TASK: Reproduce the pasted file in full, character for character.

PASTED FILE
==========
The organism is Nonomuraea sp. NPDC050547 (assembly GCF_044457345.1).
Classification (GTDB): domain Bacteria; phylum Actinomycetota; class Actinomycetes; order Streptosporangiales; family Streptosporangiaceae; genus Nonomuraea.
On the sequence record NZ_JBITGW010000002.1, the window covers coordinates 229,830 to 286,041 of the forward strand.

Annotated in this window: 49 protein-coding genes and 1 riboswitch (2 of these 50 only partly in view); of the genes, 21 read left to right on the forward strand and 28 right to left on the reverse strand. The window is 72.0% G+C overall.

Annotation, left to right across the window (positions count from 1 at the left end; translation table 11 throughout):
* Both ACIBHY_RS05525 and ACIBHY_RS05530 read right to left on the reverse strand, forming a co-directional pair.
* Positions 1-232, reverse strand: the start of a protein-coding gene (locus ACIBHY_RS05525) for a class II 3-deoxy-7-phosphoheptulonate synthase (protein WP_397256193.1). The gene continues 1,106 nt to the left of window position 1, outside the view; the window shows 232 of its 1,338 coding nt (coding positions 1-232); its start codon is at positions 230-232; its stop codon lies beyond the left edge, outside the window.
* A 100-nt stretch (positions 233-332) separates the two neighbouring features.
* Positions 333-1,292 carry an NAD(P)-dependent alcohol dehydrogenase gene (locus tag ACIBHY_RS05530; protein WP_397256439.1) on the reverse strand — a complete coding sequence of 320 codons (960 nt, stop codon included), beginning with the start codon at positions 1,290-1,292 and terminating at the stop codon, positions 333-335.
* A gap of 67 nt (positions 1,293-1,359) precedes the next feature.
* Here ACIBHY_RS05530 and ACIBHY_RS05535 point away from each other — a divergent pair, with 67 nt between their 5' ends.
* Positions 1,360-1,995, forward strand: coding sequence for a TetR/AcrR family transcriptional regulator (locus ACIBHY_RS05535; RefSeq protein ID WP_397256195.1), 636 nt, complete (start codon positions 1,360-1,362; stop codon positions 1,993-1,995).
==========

The organism is Nonomuraea sp. NPDC050547 (assembly GCF_044457345.1).
Classification (GTDB): domain Bacteria; phylum Actinomycetota; class Actinomycetes; order Streptosporangiales; family Streptosporangiaceae; genus Nonomuraea.
On the sequence record NZ_JBITGW010000002.1, the window covers coordinates 229,830 to 286,041 of the forward strand.

Annotated in this window: 49 protein-coding genes and 1 riboswitch (2 of these 50 only partly in view); of the genes, 21 read left to right on the forward strand and 28 right to left on the reverse strand. The window is 72.0% G+C overall.

Annotation, left to right across the window (positions count from 1 at the left end; translation table 11 throughout):
* Both ACIBHY_RS05525 and ACIBHY_RS05530 read right to left on the reverse strand, forming a co-directional pair.
* Positions 1-232, reverse strand: the start of a protein-coding gene (locus ACIBHY_RS05525) for a class II 3-deoxy-7-phosphoheptulonate synthase (protein WP_397256193.1). The gene continues 1,106 nt to the left of window position 1, outside the view; the window shows 232 of its 1,338 coding nt (coding positions 1-232); its start codon is at positions 230-232; its stop codon lies beyond the left edge, outside the window.
* A 100-nt stretch (positions 233-332) separates the two neighbouring features.
* Positions 333-1,292 carry an NAD(P)-dependent alcohol dehydrogenase gene (locus tag ACIBHY_RS05530; protein WP_397256439.1) on the reverse strand — a complete coding sequence of 320 codons (960 nt, stop codon included), beginning with the start codon at positions 1,290-1,292 and terminating at the stop codon, positions 333-335.
* A gap of 67 nt (positions 1,293-1,359) precedes the next feature.
* Here ACIBHY_RS05530 and ACIBHY_RS05535 point away from each other — a divergent pair, with 67 nt between their 5' ends.
* Positions 1,360-1,995, forward strand: coding sequence for a TetR/AcrR family transcriptional regulator (locus ACIBHY_RS05535; RefSeq protein ID WP_397256195.1), 636 nt, complete (start codon positions 1,360-1,362; stop codon positions 1,993-1,995).